What is Phytocapping?

What is Phytocapping?
Phytocapping is a capping technique that utilises vegetation as a natural pumping system to reduce water being stored in the soil and then gravity fed into the covered waste. This in turn reduces the amount of water reacting with the buried waste and being released as leachate.

The Legislation
Provision of a final landfill cover is a legislative requirement under relevant State and Territory Guidelines. Phytocapping is an alternative option to traditional clay capping methods for closed landfills towards effective leachate management and containment of environmental pollution.

How does it work?
Trees extract water through the soil that they grow in for their development. The key process that uses this water is photosynthesis. Excess water that is not used in this process is released into the atmosphere through transpiration through the leaf surface. Some water received via rainfall is also stored in the canopy and directly evaporated into the atmosphere without reaching the ground. Vegetation that has a high capacity for respiration through photosynthesis is highly suitable for phytocapping.

What are the benefits of Phytocapping?
There are economic and environmental benefits to phytocapping.  Financially, establishing and managing a vegetative cap cost less overall than delivery and management of traditional clay-based cap where available of suitable clay material is sparse. Cost savings shown as we move away from a traditional cap where spend per metre is approximately halved if planned ahead.

Environmentally, increased vegetation can assist with provision of habitat for all species and can often provide key linkages within the landscape. Phytocaps are most beneficial where the potential evapotranspiration rate exceeds the average rainfall.

Social benefits are also available if recreational aspects can be built into the redevelopment of the site. This is particularly applicable in urban areas, with land previously unusable for recreational benefits becomes newly available.

How do we monitor a phytocap to ensure its efficiency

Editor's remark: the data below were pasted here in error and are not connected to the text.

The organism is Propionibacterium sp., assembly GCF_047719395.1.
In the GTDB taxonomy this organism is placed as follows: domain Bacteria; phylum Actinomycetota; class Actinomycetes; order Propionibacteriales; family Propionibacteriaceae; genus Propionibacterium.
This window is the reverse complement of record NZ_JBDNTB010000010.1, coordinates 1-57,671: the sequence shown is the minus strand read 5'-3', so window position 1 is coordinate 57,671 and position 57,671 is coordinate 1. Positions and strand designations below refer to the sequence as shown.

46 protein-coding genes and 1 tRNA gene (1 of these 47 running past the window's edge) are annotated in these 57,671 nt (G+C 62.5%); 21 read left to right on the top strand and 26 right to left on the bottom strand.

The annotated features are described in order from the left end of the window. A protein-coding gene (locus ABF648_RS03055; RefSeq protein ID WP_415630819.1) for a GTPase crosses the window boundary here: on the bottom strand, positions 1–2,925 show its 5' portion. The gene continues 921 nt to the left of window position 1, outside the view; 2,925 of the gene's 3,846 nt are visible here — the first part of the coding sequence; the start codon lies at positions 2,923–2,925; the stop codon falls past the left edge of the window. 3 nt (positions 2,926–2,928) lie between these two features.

Phytocaps  have been successfully constructed/established across a number of closed landfills in Australia. Ultimately, phytocapping reduces the cost of ongoing capping for the life of the closed landfills. Type 2 landfills require lysimeter monitoring to determine the effectiveness of the cap. There are 3 elements of the phytocap that will influence the long-term effectiveness of the capping system viz.climate, soil type and vegetation that are critical for water balance and management within the site.

Design Process
Pre-qualification tests and modelling needs to be undertaken to determine the suitability of a phytocap for the site. The design can factor in post-closure recreational aspects to promote additional use of the site, particularly those closer to developed areas. A pre-qualification test will require determination of the source of local soil, its physical and hydraulic properties and prediction of the hydrological balance using mathematical models such as HELP, HYDRUS, LEACHM etc.

Key Considerations of Design
Vegetation used should be selected with preference to faster growing species that have high stomata to leaf area ratio. Local climate factors are also critical for plant selection, given colder climate species will not be adapted to higher temperatures and vice versa. Being able to manage threats to the revegetation are an important consideration. Competition from weeds, watering through drought periods and limiting impacts from browsing need to be integrated into the overall design of the area.

Monitoring is an essential activity to collate data relating to the effectiveness of a phytocap. Establishment of a lysimeter will assist in monitoring the water balance of the site through an indicative measurement of net percolation. Data on height and stem diameter of established plants will assist in measuring effectiveness of selected species over others in consideration with climatic factors. This will influence species selection for other phytocaps within the local area, if required.

Maintenance costs will be higher in the first few years of a phytocap but will decrease over time as the natural system establishes and aspects of ecosystem function recover. It is important to monitor development of the trees and comparable weed growth in the initial stages as competition between the two could be a limiting factor in growth. Regular inspections will also assist in recognising other limiting factors such as drought stress, nutrient deficiency and impacts from browsing or illegal timber harvesting.

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